William Peden

William "Torchy" Peden (16 April 1906 – 26 January 1980) was a Canadian cyclist. He was inducted into Canada's Sports Hall of Fame in 1955[1] and the BC Sports Hall of Fame in 1966.[2]

William Peden
Personal information
Born(1906-04-16)16 April 1906
Victoria, British Columbia, Canada
Died26 January 1980(1980-01-26) (aged 73)
Northbrook, Illinois, United States
Height6 ft 3 in (191 cm)
Weight220 lb (100 kg)
Team information
DisciplineSix-day racing
Professional team

As a youth, Peden was a natural athlete, participating in several sports, and was nationally ranked in swimming.[3] He took up bicycle racing in 1925 and trained intensively for the 1928 Summer Olympics in Amsterdam.[1] He was selected for the Canadian team and competed in three Olympic events.[4] Afterward, he remained in Europe to join the cycling circuit. In 1929, he returned to Canada.[1] After winning five titles at the indoor Canadian championships in Montreal, he turned professional.[1]

He discovered and excelled at six-day racing. During the Great Depression, the sport was cheap for spectators and very popular. Beginning in 1929, he won 24 of 48 races over the next four years.[1][4] In 1932, he set a record that still stands: 10 victories.[3] At times, he teamed up with his younger brother Doug (the sport used two-man teams). Overall, he won 38 of 148, a record unbroken until 1965.[3] In 1931, he set a record; riding behind a car providing a shield against the wind, he achieved a speed of 73.5 miles per hour (118.3 km/h).[1] He also coached the 1932 national cycling team and the 1936 track team.[1]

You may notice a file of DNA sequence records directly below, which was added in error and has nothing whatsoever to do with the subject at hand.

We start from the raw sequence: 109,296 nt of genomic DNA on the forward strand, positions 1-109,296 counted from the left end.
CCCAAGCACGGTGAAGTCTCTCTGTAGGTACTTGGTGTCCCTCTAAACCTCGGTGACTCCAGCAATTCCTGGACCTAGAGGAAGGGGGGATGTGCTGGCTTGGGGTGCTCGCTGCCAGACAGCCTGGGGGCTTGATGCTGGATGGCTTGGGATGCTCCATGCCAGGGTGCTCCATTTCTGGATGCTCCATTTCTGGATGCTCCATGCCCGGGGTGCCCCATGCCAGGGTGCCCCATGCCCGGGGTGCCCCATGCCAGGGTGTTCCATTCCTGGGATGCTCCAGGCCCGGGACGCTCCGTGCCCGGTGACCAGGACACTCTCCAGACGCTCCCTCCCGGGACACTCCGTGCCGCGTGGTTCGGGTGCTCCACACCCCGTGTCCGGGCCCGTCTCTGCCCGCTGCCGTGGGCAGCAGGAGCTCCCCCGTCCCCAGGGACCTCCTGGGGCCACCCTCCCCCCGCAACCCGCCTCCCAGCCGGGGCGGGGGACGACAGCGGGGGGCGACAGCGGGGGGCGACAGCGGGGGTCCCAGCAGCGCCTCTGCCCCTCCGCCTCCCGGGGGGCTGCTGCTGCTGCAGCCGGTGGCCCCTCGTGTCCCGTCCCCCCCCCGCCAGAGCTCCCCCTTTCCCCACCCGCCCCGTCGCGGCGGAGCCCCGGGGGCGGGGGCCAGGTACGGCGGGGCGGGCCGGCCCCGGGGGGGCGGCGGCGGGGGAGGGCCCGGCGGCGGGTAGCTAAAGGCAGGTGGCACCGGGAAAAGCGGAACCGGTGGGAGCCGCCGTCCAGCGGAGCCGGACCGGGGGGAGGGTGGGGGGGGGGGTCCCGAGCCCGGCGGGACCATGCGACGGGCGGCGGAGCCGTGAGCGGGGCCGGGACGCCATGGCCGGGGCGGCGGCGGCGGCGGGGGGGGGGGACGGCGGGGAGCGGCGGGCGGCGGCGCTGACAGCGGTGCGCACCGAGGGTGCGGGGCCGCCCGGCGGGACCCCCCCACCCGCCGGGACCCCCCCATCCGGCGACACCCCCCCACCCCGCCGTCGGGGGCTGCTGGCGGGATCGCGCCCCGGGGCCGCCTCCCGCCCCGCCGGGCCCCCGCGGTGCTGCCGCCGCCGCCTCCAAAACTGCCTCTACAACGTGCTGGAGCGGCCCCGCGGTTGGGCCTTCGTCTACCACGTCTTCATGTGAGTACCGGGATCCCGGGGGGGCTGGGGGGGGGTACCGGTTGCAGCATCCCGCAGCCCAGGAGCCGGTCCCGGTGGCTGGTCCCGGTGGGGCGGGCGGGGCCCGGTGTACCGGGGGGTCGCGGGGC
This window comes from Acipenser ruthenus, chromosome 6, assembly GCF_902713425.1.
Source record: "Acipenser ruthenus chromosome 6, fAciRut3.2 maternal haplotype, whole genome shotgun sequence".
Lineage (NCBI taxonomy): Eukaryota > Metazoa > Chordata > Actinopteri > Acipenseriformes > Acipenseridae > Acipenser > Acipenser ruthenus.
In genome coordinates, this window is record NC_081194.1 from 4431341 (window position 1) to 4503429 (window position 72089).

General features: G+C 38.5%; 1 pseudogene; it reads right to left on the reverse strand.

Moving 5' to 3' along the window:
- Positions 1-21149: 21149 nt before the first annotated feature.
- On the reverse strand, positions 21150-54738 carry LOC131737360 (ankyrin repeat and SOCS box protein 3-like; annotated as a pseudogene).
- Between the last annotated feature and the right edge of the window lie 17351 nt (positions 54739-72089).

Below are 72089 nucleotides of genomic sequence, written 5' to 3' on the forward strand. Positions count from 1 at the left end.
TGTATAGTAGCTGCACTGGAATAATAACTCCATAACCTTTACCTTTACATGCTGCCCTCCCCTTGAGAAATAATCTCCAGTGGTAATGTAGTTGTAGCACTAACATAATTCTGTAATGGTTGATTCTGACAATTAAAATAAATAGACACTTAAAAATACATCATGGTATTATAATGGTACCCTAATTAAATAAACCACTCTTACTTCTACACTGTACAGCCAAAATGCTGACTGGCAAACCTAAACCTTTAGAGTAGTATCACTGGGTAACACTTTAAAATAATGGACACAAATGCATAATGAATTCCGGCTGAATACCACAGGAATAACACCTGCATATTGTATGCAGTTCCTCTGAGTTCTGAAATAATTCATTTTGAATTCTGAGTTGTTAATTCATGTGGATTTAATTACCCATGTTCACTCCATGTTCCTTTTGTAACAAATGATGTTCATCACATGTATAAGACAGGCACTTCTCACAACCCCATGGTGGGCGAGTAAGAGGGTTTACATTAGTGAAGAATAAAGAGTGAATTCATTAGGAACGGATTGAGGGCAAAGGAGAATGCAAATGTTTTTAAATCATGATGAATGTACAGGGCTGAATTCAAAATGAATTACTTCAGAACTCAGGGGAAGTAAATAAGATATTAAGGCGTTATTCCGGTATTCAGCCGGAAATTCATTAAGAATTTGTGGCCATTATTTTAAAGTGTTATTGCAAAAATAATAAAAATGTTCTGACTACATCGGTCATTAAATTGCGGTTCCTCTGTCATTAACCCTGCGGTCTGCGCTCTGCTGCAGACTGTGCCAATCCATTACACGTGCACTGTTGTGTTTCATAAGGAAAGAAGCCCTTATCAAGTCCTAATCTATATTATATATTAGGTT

He was a showman, popular with the fans. He would grab a scarf or hat from a spectator and ride around with it for a few laps before returning it to its owner. The redhead acquired the nickname "Torchy" when a journalist described him as a "flame-haired youth leading the pack like a torch".[2] He was rumoured to have earned $50,000 a year, an enormous sum at the time.[1] (For comparison, Babe Ruth made $80,000 in 1930.)

During the Second World War, he served in the Royal Canadian Air Force.[1] He participated in his last six-day race in 1942 and his last professional cycling race in 1948.[1]

He moved to the United States in the 1950s and opened a sporting goods store.[1]


  1. ^ a b c d e f g h i j k "Honoured Member Stories". Canada's Sports Hall of Fame. Retrieved 20 February 2015.
  2. ^ a b "William "Torchy" Peden". BC Sports Hall of Fame. Retrieved 13 June 2015.
  3. ^ a b c "William J. Peden". The Canadian Encyclopedia (online ed.). Historica Canada. Retrieved 13 June 2015.
  4. ^ a b "William Peden Olympic Results". sports-reference.com. Archived from the original on 17 April 2020. Retrieved 3 June 2014.